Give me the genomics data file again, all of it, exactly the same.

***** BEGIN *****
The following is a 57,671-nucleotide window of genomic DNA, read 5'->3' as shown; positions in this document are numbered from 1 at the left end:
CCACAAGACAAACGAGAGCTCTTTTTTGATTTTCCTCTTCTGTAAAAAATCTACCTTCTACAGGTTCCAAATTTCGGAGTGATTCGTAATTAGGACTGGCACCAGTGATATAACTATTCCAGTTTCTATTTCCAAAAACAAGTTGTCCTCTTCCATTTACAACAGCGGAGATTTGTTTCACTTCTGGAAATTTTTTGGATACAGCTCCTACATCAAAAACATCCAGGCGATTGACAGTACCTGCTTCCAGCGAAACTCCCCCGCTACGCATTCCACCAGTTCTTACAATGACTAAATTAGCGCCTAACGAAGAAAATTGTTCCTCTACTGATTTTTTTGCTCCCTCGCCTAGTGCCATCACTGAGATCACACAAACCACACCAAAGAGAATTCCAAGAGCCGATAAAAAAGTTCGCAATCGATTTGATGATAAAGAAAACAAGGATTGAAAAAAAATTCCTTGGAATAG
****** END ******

The following is a 57,671-nucleotide window of genomic DNA, read 5'->3' as shown; positions in this document are numbered from 1 at the left end:
CCACAAGACAAACGAGAGCTCTTTTTTGATTTTCCTCTTCTGTAAAAAATCTACCTTCTACAGGTTCCAAATTTCGGAGTGATTCGTAATTAGGACTGGCACCAGTGATATAACTATTCCAGTTTCTATTTCCAAAAACAAGTTGTCCTCTTCCATTTACAACAGCGGAGATTTGTTTCACTTCTGGAAATTTTTTGGATACAGCTCCTACATCAAAAACATCCAGGCGATTGACAGTACCTGCTTCCAGCGAAACTCCCCCGCTACGCATTCCACCAGTTCTTACAATGACTAAATTAGCGCCTAACGAAGAAAATTGTTCCTCTACTGATTTTTTTGCTCCCTCGCCTAGTGCCATCACTGAGATCACACAAACCACACCAAAGAGAATTCCAAGAGCCGATAAAAAAGTTCGCAATCGATTTGATGATAAAGAAAACAAGGATTGAAAAAAAATTCCTTGGAATAG